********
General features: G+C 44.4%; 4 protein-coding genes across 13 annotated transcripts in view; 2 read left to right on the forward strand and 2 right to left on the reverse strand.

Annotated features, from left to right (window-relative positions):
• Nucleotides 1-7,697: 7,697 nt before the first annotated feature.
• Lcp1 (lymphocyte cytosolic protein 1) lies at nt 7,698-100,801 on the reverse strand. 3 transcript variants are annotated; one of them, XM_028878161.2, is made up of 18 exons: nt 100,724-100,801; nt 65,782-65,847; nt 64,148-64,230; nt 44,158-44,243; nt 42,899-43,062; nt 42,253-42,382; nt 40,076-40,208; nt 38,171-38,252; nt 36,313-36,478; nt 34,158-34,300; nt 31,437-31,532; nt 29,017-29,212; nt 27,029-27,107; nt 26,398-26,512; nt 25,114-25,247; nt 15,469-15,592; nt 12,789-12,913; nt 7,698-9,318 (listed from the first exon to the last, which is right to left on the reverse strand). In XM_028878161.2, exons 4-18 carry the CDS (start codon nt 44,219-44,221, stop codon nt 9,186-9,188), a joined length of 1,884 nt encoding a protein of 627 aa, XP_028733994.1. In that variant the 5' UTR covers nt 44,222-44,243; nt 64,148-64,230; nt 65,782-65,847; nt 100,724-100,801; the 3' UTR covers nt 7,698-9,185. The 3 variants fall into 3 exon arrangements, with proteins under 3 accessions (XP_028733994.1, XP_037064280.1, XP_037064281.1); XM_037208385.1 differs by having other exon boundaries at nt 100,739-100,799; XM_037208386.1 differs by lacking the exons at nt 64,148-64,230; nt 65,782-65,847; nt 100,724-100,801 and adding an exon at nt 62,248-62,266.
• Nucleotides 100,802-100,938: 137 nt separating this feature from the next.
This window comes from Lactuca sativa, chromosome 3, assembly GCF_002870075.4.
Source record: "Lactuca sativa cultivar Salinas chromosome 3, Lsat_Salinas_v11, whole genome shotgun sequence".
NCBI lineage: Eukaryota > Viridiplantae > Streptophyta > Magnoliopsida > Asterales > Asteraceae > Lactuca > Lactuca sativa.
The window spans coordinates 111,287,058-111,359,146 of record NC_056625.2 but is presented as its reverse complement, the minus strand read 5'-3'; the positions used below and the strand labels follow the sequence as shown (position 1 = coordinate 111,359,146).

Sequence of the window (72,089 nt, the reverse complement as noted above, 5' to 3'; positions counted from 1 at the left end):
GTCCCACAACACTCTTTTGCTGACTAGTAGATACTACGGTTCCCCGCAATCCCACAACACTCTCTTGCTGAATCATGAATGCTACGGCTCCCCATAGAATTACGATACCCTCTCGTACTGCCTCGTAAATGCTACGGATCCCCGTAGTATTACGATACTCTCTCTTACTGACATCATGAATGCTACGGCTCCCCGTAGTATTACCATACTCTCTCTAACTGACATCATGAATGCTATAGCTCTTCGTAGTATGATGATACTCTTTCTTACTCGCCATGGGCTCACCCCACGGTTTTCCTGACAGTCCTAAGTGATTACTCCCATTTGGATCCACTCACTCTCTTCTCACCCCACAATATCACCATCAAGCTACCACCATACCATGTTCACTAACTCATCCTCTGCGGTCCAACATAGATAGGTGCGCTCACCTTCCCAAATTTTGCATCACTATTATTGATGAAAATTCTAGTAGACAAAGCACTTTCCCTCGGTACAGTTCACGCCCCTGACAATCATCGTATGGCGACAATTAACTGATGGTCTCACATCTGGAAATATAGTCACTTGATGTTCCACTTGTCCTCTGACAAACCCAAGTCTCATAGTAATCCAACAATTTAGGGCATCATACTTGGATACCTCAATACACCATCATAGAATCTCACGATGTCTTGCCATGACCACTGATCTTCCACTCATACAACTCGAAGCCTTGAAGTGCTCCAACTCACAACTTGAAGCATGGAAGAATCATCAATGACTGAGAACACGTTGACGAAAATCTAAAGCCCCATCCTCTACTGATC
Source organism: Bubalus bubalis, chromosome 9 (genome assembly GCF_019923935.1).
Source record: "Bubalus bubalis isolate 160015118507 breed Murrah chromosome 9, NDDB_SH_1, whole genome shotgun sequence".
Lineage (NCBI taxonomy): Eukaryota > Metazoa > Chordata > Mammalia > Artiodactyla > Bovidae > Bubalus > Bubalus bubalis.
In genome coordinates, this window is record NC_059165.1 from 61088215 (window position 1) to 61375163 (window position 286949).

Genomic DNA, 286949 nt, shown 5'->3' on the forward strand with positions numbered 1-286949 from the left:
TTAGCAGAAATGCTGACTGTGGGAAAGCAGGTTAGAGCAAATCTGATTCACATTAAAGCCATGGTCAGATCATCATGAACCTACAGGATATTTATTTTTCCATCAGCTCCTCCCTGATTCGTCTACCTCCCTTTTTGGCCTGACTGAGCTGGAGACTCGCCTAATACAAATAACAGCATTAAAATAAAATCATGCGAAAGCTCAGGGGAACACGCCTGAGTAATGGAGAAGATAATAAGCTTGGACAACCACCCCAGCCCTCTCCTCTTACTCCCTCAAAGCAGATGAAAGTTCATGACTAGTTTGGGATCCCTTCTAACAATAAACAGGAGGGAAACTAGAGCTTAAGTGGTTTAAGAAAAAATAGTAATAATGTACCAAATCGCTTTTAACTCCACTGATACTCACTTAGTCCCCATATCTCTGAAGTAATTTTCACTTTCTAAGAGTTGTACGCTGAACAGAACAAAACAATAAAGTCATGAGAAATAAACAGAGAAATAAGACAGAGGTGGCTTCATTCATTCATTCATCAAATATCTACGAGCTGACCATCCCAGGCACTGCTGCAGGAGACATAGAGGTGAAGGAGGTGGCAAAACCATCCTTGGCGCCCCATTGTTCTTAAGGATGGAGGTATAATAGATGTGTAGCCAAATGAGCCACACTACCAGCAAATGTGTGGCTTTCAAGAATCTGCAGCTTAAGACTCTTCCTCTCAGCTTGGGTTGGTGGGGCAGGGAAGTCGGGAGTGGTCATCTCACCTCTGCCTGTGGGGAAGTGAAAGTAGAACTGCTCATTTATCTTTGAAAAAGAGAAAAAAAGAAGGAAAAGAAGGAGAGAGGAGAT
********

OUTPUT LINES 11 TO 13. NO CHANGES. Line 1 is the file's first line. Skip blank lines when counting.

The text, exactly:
GTCCCACAACACTCTTTTGCTGACTAGTAGATACTACGGTTCCCCGCAATCCCACAACACTCTCTTGCTGAATCATGAATGCTACGGCTCCCCATAGAATTACGATACCCTCTCGTACTGCCTCGTAAATGCTACGGATCCCCGTAGTATTACGATACTCTCTCTTACTGACATCATGAATGCTACGGCTCCCCGTAGTATTACCATACTCTCTCTAACTGACATCATGAATGCTATAGCTCTTCGTAGTATGATGATACTCTTTCTTACTCGCCATGGGCTCACCCCACGGTTTTCCTGACAGTCCTAAGTGATTACTCCCATTTGGATCCACTCACTCTCTTCTCACCCCACAATATCACCATCAAGCTACCACCATACCATGTTCACTAACTCATCCTCTGCGGTCCAACATAGATAGGTGCGCTCACCTTCCCAAATTTTGCATCACTATTATTGATGAAAATTCTAGTAGACAAAGCACTTTCCCTCGGTACAGTTCACGCCCCTGACAATCATCGTATGGCGACAATTAACTGATGGTCTCACATCTGGAAATATAGTCACTTGATGTTCCACTTGTCCTCTGACAAACCCAAGTCTCATAGTAATCCAACAATTTAGGGCATCATACTTGGATACCTCAATACACCATCATAGAATCTCACGATGTCTTGCCATGACCACTGATCTTCCACTCATACAACTCGAAGCCTTGAAGTGCTCCAACTCACAACTTGAAGCATGGAAGAATCATCAATGACTGAGAACACGTTGACGAAAATCTAAAGCCCCATCCTCTACTGATC
Source organism: Bubalus bubalis, chromosome 9 (genome assembly GCF_019923935.1).
Source record: "Bubalus bubalis isolate 160015118507 breed Murrah chromosome 9, NDDB_SH_1, whole genome shotgun sequence".